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Solving some of the most complex engineering challenges by organising all the information needed to understand the whole problem, exploring it and finding the most appropriate solution
Systems Engineers focus on solving some of the most complex engineering challenges. They do this by collecting andorganising all the information needed to understand the whole problem, exploring it from all angles, and then finding the most appropriate solution. A Systems Engineer might typically work in either the problem definition or solution provider environments, mapping out the requirements for a complex system and defining architectures for different potential solutions, reflecting all influences across the system lifecycle; and then testing and accepting the designed solutions. This apprenticeship aims to create rounded professional Systems Engineers who understand and can practise Systems Engineering. Primarily focussed on the Defence sector, the apprentice will be able to undertake INCOSE1 Practitioner level Systems Engineering roles across Defence projects but also in other sectors, since many of the core skills will be transferable.
This apprenticeship will foster a common approach and language through core elements, and also allow for tailored specialist learning matched to Employers’ individual needs. An individual competency profile will be created to match each apprentice’s circumstances and needs, based on the INCOSE competencies2.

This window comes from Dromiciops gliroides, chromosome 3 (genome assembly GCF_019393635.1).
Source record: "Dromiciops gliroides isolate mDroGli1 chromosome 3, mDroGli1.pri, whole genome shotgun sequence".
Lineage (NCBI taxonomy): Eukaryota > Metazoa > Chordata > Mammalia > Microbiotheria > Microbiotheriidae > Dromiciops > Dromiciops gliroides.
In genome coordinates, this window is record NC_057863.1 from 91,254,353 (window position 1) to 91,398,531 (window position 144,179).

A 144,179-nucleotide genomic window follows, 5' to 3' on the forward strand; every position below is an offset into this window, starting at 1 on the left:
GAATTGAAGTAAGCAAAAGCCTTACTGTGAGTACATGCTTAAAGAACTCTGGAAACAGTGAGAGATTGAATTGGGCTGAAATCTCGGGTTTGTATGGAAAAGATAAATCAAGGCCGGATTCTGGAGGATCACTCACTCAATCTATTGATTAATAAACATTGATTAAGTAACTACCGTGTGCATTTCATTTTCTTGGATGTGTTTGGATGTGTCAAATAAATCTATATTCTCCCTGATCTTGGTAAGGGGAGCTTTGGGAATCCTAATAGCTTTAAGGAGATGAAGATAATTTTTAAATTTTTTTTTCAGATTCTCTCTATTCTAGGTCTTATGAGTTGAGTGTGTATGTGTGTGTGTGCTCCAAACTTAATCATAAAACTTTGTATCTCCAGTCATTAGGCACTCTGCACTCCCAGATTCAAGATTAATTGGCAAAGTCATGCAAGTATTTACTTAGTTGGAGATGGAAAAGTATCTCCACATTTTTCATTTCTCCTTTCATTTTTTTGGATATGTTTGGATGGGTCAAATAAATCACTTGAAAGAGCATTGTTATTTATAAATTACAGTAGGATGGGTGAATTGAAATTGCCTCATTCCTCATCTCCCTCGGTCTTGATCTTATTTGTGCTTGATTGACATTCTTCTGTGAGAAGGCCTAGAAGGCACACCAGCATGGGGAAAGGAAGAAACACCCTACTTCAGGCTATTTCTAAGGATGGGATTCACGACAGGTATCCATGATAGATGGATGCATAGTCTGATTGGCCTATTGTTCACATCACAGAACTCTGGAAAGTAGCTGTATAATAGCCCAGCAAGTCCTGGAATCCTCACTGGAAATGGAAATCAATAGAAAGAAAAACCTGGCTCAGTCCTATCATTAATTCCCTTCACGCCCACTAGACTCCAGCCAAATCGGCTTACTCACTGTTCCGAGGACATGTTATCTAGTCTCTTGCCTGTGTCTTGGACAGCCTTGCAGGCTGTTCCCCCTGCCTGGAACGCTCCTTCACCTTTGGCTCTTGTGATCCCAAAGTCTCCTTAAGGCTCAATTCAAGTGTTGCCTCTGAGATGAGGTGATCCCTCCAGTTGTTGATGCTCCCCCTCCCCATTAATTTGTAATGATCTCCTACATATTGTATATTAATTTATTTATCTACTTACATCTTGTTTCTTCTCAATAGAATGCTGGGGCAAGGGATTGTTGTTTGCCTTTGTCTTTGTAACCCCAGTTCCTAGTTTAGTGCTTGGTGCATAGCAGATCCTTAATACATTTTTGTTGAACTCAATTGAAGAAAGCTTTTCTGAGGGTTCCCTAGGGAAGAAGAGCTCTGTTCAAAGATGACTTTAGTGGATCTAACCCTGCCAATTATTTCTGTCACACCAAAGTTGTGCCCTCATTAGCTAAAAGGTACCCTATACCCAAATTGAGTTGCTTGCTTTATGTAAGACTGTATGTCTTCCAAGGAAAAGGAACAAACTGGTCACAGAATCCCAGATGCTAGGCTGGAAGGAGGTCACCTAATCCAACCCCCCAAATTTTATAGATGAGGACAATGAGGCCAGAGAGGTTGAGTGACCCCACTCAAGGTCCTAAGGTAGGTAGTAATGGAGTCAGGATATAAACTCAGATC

|Systems Thinking3||Methods and techniques to identify problems and needs, capture and manage
requirements, design solutions aided by architectures, support the build process and
validate solutions. An understanding of the different types of real world complex systems, including what a system is, its context within its environment and its boundaries and interfaces. An appreciation that systems may have emergent behaviours that cannot be predicted from the behaviour of individual subsystems
|Holistic Lifecycle View3||Applying appropriate lifecycles and approaches to developing systems, including their
interrelated dependencies and benefits. The skills, tasks and engineering products
associated with each lifecycle phase, from identifying the problems and stakeholder needs, the system requirements through to the operation and ultimately disposal of the system.
|The ability to manage complex interdependencies between different functions of large enterprises, often involving concurrent lifecycle activities and parallel development at multiple levels of abstraction and incorporating diverse specialist disciplines. Awareness of Project & Programme Management, business, financial and commercial context and competencies|
|Domain4||Understand the Defence sector, its structure, funding and functions. Understanding of how the military operates. How Systems Engineering is used and an awareness of key transversal skills, for example safety, reliability and human factors.|
|Specialisms||Knowledge of particular specialist subjects and domains to meet Employers’ needs, for example in relation to emerging technologies, niche skills gaps (for example software or maritime systems) or in relation to business, financial or commercial skills.|
|Undertake planning and review of own development needs and carry out CPD. Regularly reflect on own competence and behavioural development. Assist others with their own CPD.|
|Comply with the codes of conduct of own professional institution. Actively engage in forums advancing Systems Engineering as a profession|
|Effective written and oral communication, influencing, negotiation, facilitation and conflict resolution in Systems Engineering contexts across multiple domains.|